American Influence on Russian Information Warfare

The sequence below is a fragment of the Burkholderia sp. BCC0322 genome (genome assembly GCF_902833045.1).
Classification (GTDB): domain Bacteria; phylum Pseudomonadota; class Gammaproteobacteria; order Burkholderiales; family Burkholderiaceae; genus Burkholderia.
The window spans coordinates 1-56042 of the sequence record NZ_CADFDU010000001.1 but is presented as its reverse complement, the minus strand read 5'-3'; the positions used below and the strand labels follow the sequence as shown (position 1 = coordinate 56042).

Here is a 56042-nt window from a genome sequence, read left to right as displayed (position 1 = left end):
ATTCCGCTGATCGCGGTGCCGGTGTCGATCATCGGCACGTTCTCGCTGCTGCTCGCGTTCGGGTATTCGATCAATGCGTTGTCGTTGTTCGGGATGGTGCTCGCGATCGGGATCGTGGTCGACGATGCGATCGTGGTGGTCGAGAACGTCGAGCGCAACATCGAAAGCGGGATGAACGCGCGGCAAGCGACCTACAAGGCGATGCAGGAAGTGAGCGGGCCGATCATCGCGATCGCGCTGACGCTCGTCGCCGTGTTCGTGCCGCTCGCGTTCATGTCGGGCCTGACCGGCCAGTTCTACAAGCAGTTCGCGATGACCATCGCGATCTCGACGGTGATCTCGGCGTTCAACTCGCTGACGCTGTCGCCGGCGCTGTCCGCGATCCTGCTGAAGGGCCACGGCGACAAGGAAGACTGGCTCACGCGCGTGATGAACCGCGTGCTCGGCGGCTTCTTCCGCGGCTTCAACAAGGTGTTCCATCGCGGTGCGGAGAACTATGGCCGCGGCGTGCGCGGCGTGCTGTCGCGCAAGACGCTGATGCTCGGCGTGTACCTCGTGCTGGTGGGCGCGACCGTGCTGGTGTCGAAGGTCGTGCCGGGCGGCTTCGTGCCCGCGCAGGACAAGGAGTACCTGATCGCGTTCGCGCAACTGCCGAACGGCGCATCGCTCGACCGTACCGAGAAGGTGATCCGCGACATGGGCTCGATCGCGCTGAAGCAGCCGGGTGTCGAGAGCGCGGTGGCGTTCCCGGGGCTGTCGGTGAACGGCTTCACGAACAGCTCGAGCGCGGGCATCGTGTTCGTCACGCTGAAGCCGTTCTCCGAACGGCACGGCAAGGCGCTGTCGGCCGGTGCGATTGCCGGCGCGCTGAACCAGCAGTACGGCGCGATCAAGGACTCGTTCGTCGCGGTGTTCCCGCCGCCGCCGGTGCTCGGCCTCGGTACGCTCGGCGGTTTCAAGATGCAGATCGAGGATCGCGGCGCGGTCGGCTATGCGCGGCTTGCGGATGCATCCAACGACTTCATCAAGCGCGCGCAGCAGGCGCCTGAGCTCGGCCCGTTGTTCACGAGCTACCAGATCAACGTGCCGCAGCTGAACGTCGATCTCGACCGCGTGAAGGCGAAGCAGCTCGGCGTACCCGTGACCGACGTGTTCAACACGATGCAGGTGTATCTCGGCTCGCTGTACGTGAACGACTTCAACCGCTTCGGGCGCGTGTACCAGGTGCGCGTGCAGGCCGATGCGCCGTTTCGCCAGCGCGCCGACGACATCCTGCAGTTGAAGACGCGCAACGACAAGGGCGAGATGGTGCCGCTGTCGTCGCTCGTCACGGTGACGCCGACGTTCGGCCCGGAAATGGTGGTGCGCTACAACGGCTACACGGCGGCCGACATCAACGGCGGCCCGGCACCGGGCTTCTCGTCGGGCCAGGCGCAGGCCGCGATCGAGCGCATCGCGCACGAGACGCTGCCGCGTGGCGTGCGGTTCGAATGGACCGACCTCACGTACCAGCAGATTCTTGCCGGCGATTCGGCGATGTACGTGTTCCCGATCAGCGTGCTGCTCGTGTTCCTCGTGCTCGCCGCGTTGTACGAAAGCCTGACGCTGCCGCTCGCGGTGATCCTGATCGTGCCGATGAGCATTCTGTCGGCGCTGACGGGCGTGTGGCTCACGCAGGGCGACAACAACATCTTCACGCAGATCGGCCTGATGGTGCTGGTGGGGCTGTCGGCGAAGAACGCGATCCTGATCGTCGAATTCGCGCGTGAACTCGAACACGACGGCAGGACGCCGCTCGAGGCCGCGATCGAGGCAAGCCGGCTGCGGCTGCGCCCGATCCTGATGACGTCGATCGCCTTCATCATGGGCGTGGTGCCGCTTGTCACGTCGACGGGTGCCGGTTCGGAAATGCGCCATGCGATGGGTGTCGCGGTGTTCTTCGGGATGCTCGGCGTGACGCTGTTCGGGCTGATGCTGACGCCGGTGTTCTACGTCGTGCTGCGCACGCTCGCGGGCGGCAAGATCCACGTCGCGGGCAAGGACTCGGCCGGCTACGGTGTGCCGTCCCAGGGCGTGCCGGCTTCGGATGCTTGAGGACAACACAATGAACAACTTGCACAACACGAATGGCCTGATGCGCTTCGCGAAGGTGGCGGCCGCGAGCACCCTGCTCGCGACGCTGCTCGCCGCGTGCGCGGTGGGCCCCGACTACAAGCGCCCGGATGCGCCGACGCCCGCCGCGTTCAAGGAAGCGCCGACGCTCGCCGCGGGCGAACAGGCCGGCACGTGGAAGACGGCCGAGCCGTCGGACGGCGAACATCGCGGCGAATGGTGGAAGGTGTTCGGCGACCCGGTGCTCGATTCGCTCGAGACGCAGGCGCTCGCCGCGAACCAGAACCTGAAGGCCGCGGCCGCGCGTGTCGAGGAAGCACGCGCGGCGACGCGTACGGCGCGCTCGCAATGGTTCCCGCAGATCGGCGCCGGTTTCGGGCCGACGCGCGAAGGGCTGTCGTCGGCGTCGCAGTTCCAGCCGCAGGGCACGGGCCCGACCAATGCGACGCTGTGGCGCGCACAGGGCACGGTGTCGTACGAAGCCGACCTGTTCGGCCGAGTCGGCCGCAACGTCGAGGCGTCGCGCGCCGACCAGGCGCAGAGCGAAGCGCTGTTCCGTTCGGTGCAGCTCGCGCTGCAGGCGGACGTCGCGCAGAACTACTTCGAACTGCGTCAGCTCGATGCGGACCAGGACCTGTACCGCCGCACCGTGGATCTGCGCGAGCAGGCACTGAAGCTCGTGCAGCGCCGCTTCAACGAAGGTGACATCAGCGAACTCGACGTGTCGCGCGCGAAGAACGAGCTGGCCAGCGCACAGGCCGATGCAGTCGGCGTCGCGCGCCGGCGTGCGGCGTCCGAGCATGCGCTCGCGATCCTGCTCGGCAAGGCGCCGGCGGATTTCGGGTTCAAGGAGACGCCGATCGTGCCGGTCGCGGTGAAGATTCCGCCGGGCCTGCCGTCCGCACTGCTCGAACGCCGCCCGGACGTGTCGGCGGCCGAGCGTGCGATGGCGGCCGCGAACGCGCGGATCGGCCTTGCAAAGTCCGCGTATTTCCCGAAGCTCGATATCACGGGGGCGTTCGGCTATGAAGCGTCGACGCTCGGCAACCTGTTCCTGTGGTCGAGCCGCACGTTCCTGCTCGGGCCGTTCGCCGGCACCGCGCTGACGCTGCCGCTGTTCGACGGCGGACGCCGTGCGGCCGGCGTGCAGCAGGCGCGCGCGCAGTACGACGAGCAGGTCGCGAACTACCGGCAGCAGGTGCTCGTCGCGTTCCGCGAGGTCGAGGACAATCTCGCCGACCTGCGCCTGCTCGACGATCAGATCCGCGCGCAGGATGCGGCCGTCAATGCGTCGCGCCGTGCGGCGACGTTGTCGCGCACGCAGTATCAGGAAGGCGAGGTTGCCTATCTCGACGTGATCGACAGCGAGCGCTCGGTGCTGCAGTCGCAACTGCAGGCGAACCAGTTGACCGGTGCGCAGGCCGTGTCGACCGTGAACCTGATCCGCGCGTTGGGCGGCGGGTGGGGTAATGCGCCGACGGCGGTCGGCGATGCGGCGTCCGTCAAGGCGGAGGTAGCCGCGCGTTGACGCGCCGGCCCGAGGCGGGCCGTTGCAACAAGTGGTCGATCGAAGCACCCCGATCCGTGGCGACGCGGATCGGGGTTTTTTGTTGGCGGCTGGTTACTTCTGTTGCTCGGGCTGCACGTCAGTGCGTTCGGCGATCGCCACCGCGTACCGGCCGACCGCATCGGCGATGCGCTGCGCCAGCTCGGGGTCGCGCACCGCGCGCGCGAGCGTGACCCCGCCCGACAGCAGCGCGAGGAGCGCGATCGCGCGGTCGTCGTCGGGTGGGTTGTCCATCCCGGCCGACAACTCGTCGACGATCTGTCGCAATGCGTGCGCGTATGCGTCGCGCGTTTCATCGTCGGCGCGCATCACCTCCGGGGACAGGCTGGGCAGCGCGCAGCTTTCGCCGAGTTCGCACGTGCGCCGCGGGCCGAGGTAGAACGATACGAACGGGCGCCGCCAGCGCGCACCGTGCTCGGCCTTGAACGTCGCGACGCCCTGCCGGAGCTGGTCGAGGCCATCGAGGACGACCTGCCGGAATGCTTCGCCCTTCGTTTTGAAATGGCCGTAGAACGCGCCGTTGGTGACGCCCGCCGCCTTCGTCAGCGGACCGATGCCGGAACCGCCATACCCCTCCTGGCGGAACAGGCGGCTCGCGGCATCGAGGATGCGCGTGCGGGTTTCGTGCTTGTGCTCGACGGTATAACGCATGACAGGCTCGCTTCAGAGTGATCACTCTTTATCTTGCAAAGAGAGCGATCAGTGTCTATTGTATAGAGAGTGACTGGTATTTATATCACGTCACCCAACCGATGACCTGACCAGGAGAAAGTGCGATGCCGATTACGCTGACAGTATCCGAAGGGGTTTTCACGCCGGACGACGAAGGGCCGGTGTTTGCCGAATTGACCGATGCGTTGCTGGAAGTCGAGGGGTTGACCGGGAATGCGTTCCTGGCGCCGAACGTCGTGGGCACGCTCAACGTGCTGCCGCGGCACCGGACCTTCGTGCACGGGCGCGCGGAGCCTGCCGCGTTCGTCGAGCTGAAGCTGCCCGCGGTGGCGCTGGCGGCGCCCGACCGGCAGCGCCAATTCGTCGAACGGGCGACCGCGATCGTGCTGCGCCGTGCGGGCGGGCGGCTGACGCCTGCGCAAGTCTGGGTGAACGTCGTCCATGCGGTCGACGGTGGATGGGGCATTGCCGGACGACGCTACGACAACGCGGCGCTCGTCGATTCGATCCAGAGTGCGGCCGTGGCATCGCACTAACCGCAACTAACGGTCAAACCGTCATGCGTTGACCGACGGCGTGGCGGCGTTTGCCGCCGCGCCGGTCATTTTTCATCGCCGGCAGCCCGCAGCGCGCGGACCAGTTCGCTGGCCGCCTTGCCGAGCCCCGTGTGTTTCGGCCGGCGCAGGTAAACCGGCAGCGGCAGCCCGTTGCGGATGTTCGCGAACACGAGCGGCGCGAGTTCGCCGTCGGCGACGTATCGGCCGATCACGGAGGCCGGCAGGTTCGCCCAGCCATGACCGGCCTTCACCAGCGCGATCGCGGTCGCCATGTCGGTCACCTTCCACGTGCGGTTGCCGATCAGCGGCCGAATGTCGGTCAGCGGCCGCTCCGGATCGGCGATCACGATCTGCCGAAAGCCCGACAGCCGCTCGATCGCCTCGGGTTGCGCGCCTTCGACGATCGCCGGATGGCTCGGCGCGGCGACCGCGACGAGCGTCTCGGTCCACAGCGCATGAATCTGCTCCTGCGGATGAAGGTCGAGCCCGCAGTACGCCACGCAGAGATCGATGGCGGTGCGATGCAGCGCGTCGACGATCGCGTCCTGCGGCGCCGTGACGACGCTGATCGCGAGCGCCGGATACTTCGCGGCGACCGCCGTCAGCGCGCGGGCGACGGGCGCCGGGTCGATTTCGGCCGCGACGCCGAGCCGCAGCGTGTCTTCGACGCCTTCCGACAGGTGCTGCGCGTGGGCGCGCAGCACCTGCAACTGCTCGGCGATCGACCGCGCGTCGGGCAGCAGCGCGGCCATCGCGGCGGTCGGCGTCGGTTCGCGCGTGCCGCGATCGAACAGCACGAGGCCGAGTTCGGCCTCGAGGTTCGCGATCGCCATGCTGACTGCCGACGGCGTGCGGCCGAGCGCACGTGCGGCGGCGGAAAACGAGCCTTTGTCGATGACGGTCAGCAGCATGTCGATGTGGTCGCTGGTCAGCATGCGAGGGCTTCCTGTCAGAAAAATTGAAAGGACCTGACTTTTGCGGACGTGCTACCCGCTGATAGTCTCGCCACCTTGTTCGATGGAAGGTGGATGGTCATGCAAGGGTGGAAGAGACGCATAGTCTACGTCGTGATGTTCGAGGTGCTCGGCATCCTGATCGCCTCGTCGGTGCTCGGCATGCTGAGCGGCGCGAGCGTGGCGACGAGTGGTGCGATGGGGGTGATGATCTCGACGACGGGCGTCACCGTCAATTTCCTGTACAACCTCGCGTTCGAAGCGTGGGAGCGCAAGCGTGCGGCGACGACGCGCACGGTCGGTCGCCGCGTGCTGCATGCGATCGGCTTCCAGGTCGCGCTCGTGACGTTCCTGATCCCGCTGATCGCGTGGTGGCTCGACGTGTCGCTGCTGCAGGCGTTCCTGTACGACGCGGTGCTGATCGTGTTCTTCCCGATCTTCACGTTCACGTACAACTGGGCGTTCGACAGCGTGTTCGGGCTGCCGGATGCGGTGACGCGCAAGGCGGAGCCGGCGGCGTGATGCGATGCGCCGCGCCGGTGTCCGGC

Imagine a powerful country that is interested in influencing the domestic politics of other states using information technology. Since the 1990s, this country has leveraged information technology to secretly and not-so-secretly influence the availability of information in other countries to achieve its foreign policy goals. This country even went so far as to create a fake social media service to gather data on and study the population of a long-term foe with the intent of provoking social upheaval. In response to these activities, its former chief rival declared that this powerful country was conducting information warfare and that the rival needed to rethink their strategy to account for this new way of conflict. If you are an American you will likely guess that the countries in this sketch are Russia, Ukraine, and the United States. What if I told you that the powerful country was the United States, the long-term foe was Cuba, and the former rival was Russia in the 2000s/early 2010s?